I have nothing bad to say about passion. It’s cool. Or I really should say hot. Coupled with stuff like muse, inspiration, talent and so on, passion offers massive motivation when it’s in flow.
I so (too?) often rely on what I’d loosely call talent and my passion for music to get me through gigs and other creative projects (like blog deadlines). No wonder I end up procrastinating. I’m probably just waiting for an inspirational spark or for that elusive “talent” to finally kick in. And if it never happens? Then this project just wasn’t meant to be.
Yes, there are going to be times when that talent and passion you rely on to push you through tasks and projects may not be enough. I said “may”, but I can pretty much guarantee it. There are times when you can’t perceive the inspiration. (It’s always there. Sometimes you just can see it.)
So, you’re going to need something else. You can try “rugged individualism” — that spunky, frontier justice kind of attitude that sees in everything an opportunity to get revenge on the people or things who we think owe us something. But I don’t recommend it. You’re going to find that this go-it-yourself mentality does not sustain that well. What starts as rugged and individual ends as haggard and lonely. That’s why I call this loner syndrome.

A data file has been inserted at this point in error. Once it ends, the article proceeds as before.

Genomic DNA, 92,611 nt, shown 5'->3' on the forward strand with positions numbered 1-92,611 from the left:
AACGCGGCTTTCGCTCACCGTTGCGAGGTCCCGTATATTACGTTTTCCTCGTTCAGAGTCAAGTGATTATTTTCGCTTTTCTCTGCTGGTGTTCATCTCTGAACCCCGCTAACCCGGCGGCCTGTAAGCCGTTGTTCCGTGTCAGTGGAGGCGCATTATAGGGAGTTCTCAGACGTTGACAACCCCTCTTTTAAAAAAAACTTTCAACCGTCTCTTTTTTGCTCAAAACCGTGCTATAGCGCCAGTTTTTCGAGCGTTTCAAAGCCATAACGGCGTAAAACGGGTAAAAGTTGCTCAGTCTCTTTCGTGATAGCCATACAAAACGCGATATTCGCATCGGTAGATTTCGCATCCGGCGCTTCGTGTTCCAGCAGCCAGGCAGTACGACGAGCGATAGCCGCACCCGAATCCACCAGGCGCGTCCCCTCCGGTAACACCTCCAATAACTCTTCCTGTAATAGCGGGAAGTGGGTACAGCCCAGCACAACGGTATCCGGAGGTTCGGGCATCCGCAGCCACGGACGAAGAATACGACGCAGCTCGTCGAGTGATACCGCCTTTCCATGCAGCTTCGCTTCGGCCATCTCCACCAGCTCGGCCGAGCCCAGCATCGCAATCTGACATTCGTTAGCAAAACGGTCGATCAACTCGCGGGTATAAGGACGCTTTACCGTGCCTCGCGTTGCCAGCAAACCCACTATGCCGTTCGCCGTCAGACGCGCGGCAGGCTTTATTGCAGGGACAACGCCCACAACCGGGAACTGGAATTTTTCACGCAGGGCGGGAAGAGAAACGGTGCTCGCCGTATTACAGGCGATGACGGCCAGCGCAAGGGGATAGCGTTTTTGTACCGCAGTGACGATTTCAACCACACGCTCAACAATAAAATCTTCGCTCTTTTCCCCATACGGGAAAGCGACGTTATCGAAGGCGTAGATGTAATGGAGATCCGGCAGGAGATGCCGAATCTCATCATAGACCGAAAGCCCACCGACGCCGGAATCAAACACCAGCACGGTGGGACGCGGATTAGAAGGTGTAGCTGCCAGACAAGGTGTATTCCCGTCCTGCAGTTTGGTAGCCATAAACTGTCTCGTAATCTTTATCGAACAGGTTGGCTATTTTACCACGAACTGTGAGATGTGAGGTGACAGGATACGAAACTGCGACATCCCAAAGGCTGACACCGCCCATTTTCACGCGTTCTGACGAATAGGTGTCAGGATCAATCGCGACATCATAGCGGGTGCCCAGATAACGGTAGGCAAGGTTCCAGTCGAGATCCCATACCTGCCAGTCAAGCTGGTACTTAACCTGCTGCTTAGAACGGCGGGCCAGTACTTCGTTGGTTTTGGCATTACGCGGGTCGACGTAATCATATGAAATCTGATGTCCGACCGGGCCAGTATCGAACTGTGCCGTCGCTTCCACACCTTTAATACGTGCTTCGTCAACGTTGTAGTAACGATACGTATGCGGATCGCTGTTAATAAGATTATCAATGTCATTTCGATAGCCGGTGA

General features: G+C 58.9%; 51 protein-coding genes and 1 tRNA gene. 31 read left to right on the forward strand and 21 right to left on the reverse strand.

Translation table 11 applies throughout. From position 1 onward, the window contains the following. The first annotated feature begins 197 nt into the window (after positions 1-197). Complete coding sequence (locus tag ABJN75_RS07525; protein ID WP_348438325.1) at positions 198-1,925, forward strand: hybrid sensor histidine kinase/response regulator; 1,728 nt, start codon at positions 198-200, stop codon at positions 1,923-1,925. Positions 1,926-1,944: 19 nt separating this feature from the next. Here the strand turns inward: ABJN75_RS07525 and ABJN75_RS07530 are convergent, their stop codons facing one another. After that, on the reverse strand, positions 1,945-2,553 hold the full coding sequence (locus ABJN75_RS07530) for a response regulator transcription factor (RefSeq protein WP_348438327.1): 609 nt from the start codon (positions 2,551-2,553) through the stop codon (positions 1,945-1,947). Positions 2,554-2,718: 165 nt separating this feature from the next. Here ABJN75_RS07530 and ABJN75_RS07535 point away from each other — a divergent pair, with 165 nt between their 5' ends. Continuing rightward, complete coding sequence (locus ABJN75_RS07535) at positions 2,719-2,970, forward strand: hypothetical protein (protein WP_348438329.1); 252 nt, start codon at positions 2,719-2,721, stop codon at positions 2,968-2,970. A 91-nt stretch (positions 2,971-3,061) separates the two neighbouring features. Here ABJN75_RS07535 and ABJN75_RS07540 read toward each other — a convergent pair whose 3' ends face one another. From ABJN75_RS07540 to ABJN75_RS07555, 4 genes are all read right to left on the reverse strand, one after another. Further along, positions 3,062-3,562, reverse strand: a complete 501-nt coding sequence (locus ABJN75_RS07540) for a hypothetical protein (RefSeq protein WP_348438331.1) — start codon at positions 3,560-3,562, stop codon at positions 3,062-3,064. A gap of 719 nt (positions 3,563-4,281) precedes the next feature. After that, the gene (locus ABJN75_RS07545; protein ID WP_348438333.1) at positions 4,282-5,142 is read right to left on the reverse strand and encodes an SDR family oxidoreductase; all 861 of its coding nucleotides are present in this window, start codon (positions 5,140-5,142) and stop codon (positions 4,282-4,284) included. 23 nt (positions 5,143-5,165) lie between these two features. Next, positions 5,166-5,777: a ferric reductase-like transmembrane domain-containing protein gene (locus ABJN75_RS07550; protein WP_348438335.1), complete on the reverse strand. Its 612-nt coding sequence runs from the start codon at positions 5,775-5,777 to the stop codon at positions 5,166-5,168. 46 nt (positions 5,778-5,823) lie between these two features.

Instead, find or create the best support group you can. For some musicians, this will be your band. But even in these situations, you need to have a broader set of supporters. Not fans. (That’s another post.) Though they will almost certainly be some of your best fans. Just that they’ll be much more than that. For many creative people, this is a spiritual community (a church or something more loosely organized). In this age of virtual connections, (though some will disagree with me here) it may be a social networking circle. For some, it will be a sizeable group of people. For others, it may just be a few best friends. It may range from an organization that meets every single Tuesday (as an example) or just gets together whenever they like. It may be friends or the people you hire to keep things rolling for your career and life. You’re creative, so create what works for you.
Whatever it is for you, develop it while the going is good. When your passion is running high, you can put together the sort of support system that can help to sustain you. That way when the muse seems dried up, you won’t have to start from ground zero. You can turn to these friends and say, “Here’s what’s happening for me.” Then, proceed to let them support, encourage, coax, maybe (a little more risky in some situations) even advise you. Nine times out of ten or better, I’ll bet they’ll help you get back on track.
What’s your fallback when passion is not enough? Do you have a support group? Tell us all about it in the comments…
…or how about on Twitter? or Feedly?
music of the muse
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